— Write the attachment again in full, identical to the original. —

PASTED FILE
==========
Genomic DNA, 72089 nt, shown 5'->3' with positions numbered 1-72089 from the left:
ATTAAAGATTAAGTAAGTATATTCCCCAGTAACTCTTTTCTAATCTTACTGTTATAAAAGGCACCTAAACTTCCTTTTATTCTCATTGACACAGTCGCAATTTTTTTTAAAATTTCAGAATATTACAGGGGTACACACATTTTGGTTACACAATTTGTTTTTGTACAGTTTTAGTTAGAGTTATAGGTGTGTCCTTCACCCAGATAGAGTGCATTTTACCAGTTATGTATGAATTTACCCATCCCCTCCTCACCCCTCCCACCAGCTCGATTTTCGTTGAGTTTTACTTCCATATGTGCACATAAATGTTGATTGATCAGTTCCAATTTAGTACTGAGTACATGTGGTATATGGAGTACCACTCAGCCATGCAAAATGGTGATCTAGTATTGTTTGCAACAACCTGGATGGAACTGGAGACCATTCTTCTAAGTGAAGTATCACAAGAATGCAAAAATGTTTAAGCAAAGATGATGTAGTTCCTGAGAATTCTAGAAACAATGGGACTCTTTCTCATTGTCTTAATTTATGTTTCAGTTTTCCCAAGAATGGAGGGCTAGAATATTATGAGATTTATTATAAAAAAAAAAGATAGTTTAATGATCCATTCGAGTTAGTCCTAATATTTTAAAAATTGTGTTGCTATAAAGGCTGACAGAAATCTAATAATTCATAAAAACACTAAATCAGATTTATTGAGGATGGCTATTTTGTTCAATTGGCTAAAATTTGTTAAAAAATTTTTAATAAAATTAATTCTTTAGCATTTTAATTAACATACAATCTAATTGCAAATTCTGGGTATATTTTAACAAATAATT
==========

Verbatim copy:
Genomic DNA, 72089 nt, shown 5'->3' with positions numbered 1-72089 from the left:
ATTAAAGATTAAGTAAGTATATTCCCCAGTAACTCTTTTCTAATCTTACTGTTATAAAAGGCACCTAAACTTCCTTTTATTCTCATTGACACAGTCGCAATTTTTTTTAAAATTTCAGAATATTACAGGGGTACACACATTTTGGTTACACAATTTGTTTTTGTACAGTTTTAGTTAGAGTTATAGGTGTGTCCTTCACCCAGATAGAGTGCATTTTACCAGTTATGTATGAATTTACCCATCCCCTCCTCACCCCTCCCACCAGCTCGATTTTCGTTGAGTTTTACTTCCATATGTGCACATAAATGTTGATTGATCAGTTCCAATTTAGTACTGAGTACATGTGGTATATGGAGTACCACTCAGCCATGCAAAATGGTGATCTAGTATTGTTTGCAACAACCTGGATGGAACTGGAGACCATTCTTCTAAGTGAAGTATCACAAGAATGCAAAAATGTTTAAGCAAAGATGATGTAGTTCCTGAGAATTCTAGAAACAATGGGACTCTTTCTCATTGTCTTAATTTATGTTTCAGTTTTCCCAAGAATGGAGGGCTAGAATATTATGAGATTTATTATAAAAAAAAAAGATAGTTTAATGATCCATTCGAGTTAGTCCTAATATTTTAAAAATTGTGTTGCTATAAAGGCTGACAGAAATCTAATAATTCATAAAAACACTAAATCAGATTTATTGAGGATGGCTATTTTGTTCAATTGGCTAAAATTTGTTAAAAAATTTTTAATAAAATTAATTCTTTAGCATTTTAATTAACATACAATCTAATTGCAAATTCTGGGTATATTTTAACAAATAATT